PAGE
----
Guru Tegh Bahadur used to live at Bakala and had spent more than seven years (1656-64) in Assam, Bengal and Bihar. Guru Tegh Bahadur had spent some time at Talwandi Sabo and Dhamtan too.
In the middle of April 1665, Guru Tegh Bahadur made a visit to Kiratpur Sahib. When Guru Tegh Bahadur was still at Kiratpur, on 27th April 1665, Raja Deep Chand, the ruler of Bilaspur, died.
The Bilaspur ruler was a very devoted Sikh. On 10th May 1665, Guru Sahib went to Bilaspur to make last prayers for Raja Deep Chand. Guru Sahib stayed there till 13th May.
By this time Rani Champa had come to know that Guru Sahib had decided to move his headquarters to Dhamtan. This made Rani Champa despondent. Rani Champa approached Mata Nanaki (Guru Sahib's mother) and begged her to ask Guru Sahib not to move far away from Bilaspur State.
Mata Nanaki could not resist helping a sentimental Rani Champa. Mata Ji requested Guru Sahib to fulfil Rani's desire. When Guru Sahib agreed, Rani Champa offered to donate some land to Guru Sahib so that he might established a new town. Guru Sahib decided to set up new town but refused to accept a donation of the land.
The site of the city of Anandpur Sahib on the lower spurs of Shivalak hills, was purchased by Guru Tegh Bahadur on a payment of rupees five hundred. Guru Tegh Bahadur selected a piece of land in between the villages of Lodipur, Mianpur and Sahota and paid regular price for the same. Rani Champa hesitatingly accepted the price of the land but her joy new no bounds at the thought that Guru Ji had chosen to establish his headquarters near Bilaspur State.
The site chosen by Guru Sahib, around the ruins of the ancient village of Makhowal, was very remarkable from a strategic point of view as it was surrounded by the river Satlej on one side as well as having hills and forest surrounding it as well.
Chak Nanaki as the area became known was named after Guru Ji's mother. It proved to be a peaceful zone for meditation as well as for arts and intellectual activities.
At the time it seemed safe from military interference and disturbances. The Sikhs had experienced Mughal invasions at Amritsar and Kartarpur in 1634 and 1635. Guru Tegh Bahadur Sahib had participated in these battles. Though Kiratpur Sahib had remained safe from Mughal attacks, the possibility always existed because Aurangzeb was sitting on the Delhi throne and he was known for his fanaticism.
Thus, the site selected for new town had a special importance. In 1665, the river Satlej used to flow through the present city of Anandpur Sahib (now it flows near Kiratpur Sahib). Kiratpur Sahib was also a strategic place. It was surrounded by Satlej on one side, river Sirsa on the other side and a chain of hills on the third side.
Similarly, the site of Chak Nanaki was a great choice. It had the protection of Charn Ganga stream on two sides and river Satlej on the third. Towards the hills-side there were thick bushes and trees. Long long ago, it was covered in dense forest filled with herds of wild elephants and other animals. Then, this area was known as Hathaut (literally: abode of elephants).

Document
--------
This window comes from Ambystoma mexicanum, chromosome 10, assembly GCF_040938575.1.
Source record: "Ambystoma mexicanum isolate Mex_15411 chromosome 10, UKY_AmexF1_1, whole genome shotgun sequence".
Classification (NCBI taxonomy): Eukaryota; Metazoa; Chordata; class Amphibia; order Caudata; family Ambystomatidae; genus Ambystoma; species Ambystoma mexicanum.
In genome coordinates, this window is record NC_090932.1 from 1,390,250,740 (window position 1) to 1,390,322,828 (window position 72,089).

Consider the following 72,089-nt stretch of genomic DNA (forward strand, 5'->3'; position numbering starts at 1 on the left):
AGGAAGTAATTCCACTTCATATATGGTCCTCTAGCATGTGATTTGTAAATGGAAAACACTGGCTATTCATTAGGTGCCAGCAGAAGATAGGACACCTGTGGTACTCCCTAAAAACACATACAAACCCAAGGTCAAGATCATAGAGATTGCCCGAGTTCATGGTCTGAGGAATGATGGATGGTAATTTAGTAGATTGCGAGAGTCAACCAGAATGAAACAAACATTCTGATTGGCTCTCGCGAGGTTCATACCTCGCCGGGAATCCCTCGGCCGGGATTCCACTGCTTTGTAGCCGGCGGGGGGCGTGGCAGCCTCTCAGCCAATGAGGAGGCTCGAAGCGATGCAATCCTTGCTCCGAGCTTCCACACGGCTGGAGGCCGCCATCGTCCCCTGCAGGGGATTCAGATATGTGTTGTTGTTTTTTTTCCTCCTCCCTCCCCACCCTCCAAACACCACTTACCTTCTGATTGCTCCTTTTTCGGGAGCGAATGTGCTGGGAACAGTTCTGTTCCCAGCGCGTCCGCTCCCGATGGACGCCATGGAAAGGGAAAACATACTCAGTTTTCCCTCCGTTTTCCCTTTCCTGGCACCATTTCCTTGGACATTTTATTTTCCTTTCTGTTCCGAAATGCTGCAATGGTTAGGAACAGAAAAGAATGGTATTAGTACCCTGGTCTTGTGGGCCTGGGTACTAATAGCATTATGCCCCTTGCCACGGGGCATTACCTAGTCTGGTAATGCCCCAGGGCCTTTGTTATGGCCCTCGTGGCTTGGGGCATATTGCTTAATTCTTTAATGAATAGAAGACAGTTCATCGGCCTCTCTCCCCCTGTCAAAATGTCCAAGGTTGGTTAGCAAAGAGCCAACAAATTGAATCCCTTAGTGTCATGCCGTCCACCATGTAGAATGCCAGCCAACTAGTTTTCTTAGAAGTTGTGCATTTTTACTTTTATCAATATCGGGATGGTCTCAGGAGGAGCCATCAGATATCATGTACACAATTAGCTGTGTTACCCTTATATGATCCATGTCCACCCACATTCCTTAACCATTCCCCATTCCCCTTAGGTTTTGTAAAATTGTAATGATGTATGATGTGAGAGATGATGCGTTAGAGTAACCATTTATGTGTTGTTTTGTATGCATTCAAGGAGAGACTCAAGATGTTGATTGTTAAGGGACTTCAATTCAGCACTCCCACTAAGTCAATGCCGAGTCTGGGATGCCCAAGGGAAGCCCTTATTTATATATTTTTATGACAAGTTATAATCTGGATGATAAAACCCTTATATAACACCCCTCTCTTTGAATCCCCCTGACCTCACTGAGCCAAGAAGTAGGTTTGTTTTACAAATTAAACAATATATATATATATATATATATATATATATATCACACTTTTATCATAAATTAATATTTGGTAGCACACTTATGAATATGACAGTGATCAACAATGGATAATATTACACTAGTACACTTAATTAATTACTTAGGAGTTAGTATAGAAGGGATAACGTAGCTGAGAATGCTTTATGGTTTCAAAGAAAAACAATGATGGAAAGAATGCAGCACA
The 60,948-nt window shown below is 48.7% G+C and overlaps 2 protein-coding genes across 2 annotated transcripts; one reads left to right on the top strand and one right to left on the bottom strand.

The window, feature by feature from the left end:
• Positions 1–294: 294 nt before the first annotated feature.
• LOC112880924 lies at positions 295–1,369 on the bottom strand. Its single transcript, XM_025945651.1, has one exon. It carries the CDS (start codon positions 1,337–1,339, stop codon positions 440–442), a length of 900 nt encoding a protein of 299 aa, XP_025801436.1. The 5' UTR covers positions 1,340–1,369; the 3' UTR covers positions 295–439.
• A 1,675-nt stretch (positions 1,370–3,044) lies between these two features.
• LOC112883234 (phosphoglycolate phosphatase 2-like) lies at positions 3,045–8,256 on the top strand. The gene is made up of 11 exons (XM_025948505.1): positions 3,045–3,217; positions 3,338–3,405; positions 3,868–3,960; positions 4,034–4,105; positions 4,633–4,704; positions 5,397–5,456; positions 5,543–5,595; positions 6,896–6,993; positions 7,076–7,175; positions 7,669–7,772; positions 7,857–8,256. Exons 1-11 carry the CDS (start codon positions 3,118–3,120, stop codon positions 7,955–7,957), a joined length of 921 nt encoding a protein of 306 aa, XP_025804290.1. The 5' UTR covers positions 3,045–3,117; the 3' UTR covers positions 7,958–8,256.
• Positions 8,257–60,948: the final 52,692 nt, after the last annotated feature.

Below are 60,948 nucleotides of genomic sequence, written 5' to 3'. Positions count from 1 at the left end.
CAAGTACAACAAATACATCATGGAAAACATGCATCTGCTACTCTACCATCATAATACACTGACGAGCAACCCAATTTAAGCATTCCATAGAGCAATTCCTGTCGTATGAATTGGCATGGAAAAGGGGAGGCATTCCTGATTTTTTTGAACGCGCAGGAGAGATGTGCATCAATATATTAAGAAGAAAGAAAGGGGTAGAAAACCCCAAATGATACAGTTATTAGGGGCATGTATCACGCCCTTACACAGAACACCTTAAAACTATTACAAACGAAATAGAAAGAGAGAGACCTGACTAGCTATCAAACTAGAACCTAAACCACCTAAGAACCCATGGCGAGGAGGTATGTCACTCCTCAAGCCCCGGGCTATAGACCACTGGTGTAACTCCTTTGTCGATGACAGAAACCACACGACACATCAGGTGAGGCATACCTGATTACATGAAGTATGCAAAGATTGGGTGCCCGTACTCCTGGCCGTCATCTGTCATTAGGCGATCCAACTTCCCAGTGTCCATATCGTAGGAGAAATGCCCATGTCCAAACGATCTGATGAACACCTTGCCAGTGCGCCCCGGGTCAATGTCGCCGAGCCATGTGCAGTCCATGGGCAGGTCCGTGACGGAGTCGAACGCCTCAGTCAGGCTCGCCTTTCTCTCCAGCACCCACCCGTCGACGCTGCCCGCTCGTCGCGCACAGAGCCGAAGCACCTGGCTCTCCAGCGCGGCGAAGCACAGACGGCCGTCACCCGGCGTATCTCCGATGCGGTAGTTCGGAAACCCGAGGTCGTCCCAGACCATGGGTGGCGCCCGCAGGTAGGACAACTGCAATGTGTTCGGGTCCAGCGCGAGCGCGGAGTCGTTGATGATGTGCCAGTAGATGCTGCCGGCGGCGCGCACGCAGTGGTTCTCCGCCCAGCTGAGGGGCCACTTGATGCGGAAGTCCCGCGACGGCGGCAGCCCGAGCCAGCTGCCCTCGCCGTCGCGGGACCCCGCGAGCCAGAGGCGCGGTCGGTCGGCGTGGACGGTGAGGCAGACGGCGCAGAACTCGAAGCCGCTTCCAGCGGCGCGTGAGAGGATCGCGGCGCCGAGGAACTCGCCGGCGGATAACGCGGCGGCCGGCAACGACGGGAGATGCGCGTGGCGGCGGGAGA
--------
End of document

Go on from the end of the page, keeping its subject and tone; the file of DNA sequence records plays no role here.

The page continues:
The area or Chak Nanaki was a peaceful zone. Besides, it was fertile land which could easily yield two crops annually. Hence, the new city was capable of becoming a self-sufficient city-state. Guru Sahib's selection of the land was highly appreciated by Rani Champa and the Sikhs. The Bilaspur elite were exceptionally happy because the presence of a Sikh city-state on the borders of Bilaspur State and the Mughal territory meant increased safety for Bilaspur and its associate States.
There are four Gurdwara Sahib's situated as part of a very small 50 metre complex within Anandpur.
The foundation stone of the new town was laid down by Bhai Gurditta (great-grandson of Baba Buddha), on 19th June 1665 at the present site of Gurdwara Guru Ka Mehal. The first prayers were made by Diwan Dargah Mall. Guru Tegh Bahadur named the new town Chak Nanaki after his mother Mata Nanaki. Guru Sahib spent the next three months at Chak Nanaki. During this period a couple of houses had been built for the visitors to the Sikh City.
Guru Tegh Bahadur Sahib was unable to visit Chak Nanaki for the next six and a half years, as he was away on a missionary journey to Assam, Bengal and Bihar (January 1666 to March 1670. After this, he spent about one and a half year at Bakala (now Baba Bakala).
In March 1672 Guru Sahib and his family moved to Chak Nanaki and finally established it as his headquarters. It was from this village that the great Guru of peace set out on his mission on behalf of the Pandits of Kashmir, which ended with his martyrdom on 11th November 1675.
Gurdwara Guru Ka Mahal was built by Guru Tegh Bahadur as his home and it was here that the three youngest sons of Guru Gobind Singh were born.
There is a basement room underneath the Gurdwara Guru Ka Mehal where Guru Tegh Bahadur and his family would pray, this is known as Gurdwara Sri Bhora Sahib.
A 1.5 metre square and half a metre high platform in the middle of the present basement marks the site of the original bhora. The Guru Granth Sahib is now seated on a platform on the ground floor.
This is the location where Guru Tegh Bahadur made his son, Sri Guru Gobind Singh Ji, the Tenth Guru.
The Thara Sahib, a half metre high, square platform (five by five metres), paved in marble, stands in the open space in front of Damdama Sahib. The location where Guru Ji would sit listen to the Sangat, teach them and meet visitors.
This was also the location where Pandit Kripa Ram Dutt along with about 500 Kashmiri Pandits (on 25th May 1675) begged Guru Tegh Bahadur to save them and their religon (hinduism) in the face of mughal tyranny.
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